Skip to comments.ROGER EBERT: HOW I AM A ROMAN CATHOLIC
Posted on 04/09/2013 1:46:24 PM PDT by SeekAndFind
On Thursday morning, February 28, I found CNN featuring a continuous shot of a helicopter. The network cut between a close-up and a distant dot. It was Benedict, flying from the Vatican City. This was extraordinary attention for an ordinary cardinal, because as Benedict told the throng awaiting him, "I am no longer Pope." I am not a scholar of Catholic history, but I believe we were witnessing the first time the Papal throne was vacant while an elected Pope was alive.
"This no one can deny," wise Sister Rosanne told us during the 8 am theology class that began every day at St. Mary's Grade School. "The Church is the oldest continuously functioning institution in human history, and the Popes go back in an unbroken chain to St. Peter's blessing at the hand of Jesus." That was one reason people of all faiths or none desired an audience with the Pope. Or, as the fabled Chicago columnist Irv Kupcinet famously recalled it, "my audition with the Pope." How I wish I could find a photograph of the great moment, with Kup's wife Essie and her inscrutable smile. She had been photographed with kings, queens, Presidents, emperors and even Marilyn Monroe. Now this.
It was a little eerie. Benedict would sleep tonight in the summer residence of a man who no longer existed. The drive to Castel Gandolfo, down an avenue of genuflecting trees, led a procession of post-Papal limousines around a graveled drive and deposited a white-haired 85-year-old into the hands of polished young men all dressed in black, like pallbearers. His twitter account at @Pontifex read only "Sede Vacante," or "empty seat." From an encyclical to this.
The morning hour in religion was my favorite class. As we advanced through the grades, it began simply, in memorizing chapters from the Baltimore Catechism, and concluded in eighth grade with the four lives of Christ as told in the New Testament. We made a side tour through Genesis, observing it's "all the Jews have," but cautioning that it was written as a fable not to be taken literally. Some Protestants took it as fundamentalist truth, but not Catholics or modern Jews.
That led us toward the Theory of Evolution, which in its elegance and blinding obviousness became one of the pillars of my reasoning, explaining so many things in so many ways. It was an introduction not only to logic but to symbolism, thus opening a window into poetry, literature and the arts in general. All my life I have deplored those who interpret something only on its most simplistic level. I grant you that artworks like Andres Serrano's "Piss Christ" are hard to embrace and you will never find it displayed in my home, but I understand the impulse behind it.
Fr. J. W. McGinn at St. Patrick's Church in Urbana, with Pat Conerty, me and Bill Miller. At no time did I experiece or hear about sexual abuse in our Champaign-Urbana parishes.
The nuns at St. Mary's were Dominicans They lived in a small square convent behind the school, holding six nuns (some taught two grades) and a cook and their housekeeping nun, who kept a sharp eye trained on us through her screen door. We had humble playground equipment, a swing set and two basketball hoops. Our principal sport was playing King of the World. This involved two boys standing on a log, each trying to push the other off. The housekeeper would open the screen door and shout, "If you break your necks, you have only yourselves to blame."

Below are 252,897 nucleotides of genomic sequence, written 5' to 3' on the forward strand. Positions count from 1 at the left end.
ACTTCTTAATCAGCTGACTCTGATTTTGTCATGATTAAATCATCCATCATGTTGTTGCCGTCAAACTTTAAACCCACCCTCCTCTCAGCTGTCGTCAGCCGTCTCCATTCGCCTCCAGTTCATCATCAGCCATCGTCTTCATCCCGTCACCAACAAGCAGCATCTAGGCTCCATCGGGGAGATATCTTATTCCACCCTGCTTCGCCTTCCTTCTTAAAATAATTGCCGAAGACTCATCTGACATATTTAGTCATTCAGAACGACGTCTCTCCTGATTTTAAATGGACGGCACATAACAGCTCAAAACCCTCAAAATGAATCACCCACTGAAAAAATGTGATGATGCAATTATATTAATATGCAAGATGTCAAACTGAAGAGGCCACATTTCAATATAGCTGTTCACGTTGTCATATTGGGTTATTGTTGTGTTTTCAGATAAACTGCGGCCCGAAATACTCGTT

It was from these nuns, especially Sister Nathan and Sister Rosanne, that I learned my core moral and political principles. I assumed they were Roman Catholic dogma. Many of them involved a Social Contract between God and man, which represented classical liberalism based on empathy and economic fairness. We heard much of Leo XIII's encyclical "Rerum Novarum"--"On Capital and Labor." When I hear self-appointed Catholic "spokesmen" like William Donohue of the Catholic League, I wonder if he has come across it in his reading.
Through a mental process that has by now become almost instinctive, those nuns guided me into supporting Universal Health Care, the rightness of labor unions, fair taxation, prudence in warfare, kindness in peacetime, help for the hungry and homeless, and equal opportunity for the races and genders. It continues to surprise me that many who consider themselves religious seem to tilt away from me.
With my non-practicing Lutheran father Walter on Confirmation Day. at my grandmother's house, in second grade.
There are areas of disagreement. Is homosexuality a sin? In grade school circa 1950 we never discussed it, and I had never heard of it. By the upper grades I'd read about it in the novels of Thomas Wolfe and James Baldwin, but had little idea of the mechanics involved. Today the Church continues to regard it as a sin (not particularly rare in the priesthood, indeed rumored to be found even within the confines of Benedict's Vatican). His resignation might be related to weariness at his age at the prospect of dealing with a gay scandal not of his doing. My feeling is that love between consenting adults is admirable. The commandment about not coveting thy neighbor's wife had more to do with concepts of property in Old Testament times, preserved to this day in such fundamentalist societies as Saudi Arabia. In current practice that commandment has been twisted to political convenience, as our Second Amendment has been adapted to the convenience of gun lovers.
The great scandal in today's Church is of course child abuse. I have no idea what such surveys mean or what they're based on, but given how much I've read about it I was surprised to learn that only a little more than four percent of today's clergy seems to have been involved in it.